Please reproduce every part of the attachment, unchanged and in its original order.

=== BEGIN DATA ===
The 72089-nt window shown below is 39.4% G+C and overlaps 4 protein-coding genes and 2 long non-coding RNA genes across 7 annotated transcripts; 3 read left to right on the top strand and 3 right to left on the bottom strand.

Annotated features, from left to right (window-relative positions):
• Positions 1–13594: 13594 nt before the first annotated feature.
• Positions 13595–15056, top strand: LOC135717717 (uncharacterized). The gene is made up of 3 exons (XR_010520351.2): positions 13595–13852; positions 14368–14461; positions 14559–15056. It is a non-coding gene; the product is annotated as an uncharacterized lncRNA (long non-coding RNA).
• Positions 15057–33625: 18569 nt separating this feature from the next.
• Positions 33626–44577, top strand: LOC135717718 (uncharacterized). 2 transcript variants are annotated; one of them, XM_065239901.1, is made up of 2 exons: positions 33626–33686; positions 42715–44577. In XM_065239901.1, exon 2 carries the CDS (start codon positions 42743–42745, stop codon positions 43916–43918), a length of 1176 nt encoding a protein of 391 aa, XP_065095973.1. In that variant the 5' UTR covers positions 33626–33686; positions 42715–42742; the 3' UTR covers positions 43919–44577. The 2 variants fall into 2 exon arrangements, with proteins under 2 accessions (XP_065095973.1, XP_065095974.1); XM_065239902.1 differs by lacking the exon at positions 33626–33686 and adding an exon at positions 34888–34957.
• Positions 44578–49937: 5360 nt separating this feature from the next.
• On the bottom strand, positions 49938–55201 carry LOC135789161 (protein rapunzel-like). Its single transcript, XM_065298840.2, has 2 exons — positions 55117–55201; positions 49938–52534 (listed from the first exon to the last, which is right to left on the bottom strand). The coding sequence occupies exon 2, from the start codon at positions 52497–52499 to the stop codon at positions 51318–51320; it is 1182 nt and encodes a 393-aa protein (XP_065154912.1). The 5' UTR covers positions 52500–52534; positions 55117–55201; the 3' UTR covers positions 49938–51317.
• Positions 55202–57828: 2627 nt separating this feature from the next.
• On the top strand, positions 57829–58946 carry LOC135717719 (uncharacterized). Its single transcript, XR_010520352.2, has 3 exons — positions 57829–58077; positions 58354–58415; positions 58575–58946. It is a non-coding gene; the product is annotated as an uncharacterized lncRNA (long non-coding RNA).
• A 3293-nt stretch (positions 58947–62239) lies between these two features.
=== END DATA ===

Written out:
The 72089-nt window shown below is 39.4% G+C and overlaps 4 protein-coding genes and 2 long non-coding RNA genes across 7 annotated transcripts; 3 read left to right on the top strand and 3 right to left on the bottom strand.

Annotated features, from left to right (window-relative positions):
• Positions 1–13594: 13594 nt before the first annotated feature.
• Positions 13595–15056, top strand: LOC135717717 (uncharacterized). The gene is made up of 3 exons (XR_010520351.2): positions 13595–13852; positions 14368–14461; positions 14559–15056. It is a non-coding gene; the product is annotated as an uncharacterized lncRNA (long non-coding RNA).
• Positions 15057–33625: 18569 nt separating this feature from the next.
• Positions 33626–44577, top strand: LOC135717718 (uncharacterized). 2 transcript variants are annotated; one of them, XM_065239901.1, is made up of 2 exons: positions 33626–33686; positions 42715–44577. In XM_065239901.1, exon 2 carries the CDS (start codon positions 42743–42745, stop codon positions 43916–43918), a length of 1176 nt encoding a protein of 391 aa, XP_065095973.1. In that variant the 5' UTR covers positions 33626–33686; positions 42715–42742; the 3' UTR covers positions 43919–44577. The 2 variants fall into 2 exon arrangements, with proteins under 2 accessions (XP_065095973.1, XP_065095974.1); XM_065239902.1 differs by lacking the exon at positions 33626–33686 and adding an exon at positions 34888–34957.
• Positions 44578–49937: 5360 nt separating this feature from the next.
• On the bottom strand, positions 49938–55201 carry LOC135789161 (protein rapunzel-like). Its single transcript, XM_065298840.2, has 2 exons — positions 55117–55201; positions 49938–52534 (listed from the first exon to the last, which is right to left on the bottom strand). The coding sequence occupies exon 2, from the start codon at positions 52497–52499 to the stop codon at positions 51318–51320; it is 1182 nt and encodes a 393-aa protein (XP_065154912.1). The 5' UTR covers positions 52500–52534; positions 55117–55201; the 3' UTR covers positions 49938–51317.
• Positions 55202–57828: 2627 nt separating this feature from the next.
• On the top strand, positions 57829–58946 carry LOC135717719 (uncharacterized). Its single transcript, XR_010520352.2, has 3 exons — positions 57829–58077; positions 58354–58415; positions 58575–58946. It is a non-coding gene; the product is annotated as an uncharacterized lncRNA (long non-coding RNA).
• A 3293-nt stretch (positions 58947–62239) lies between these two features.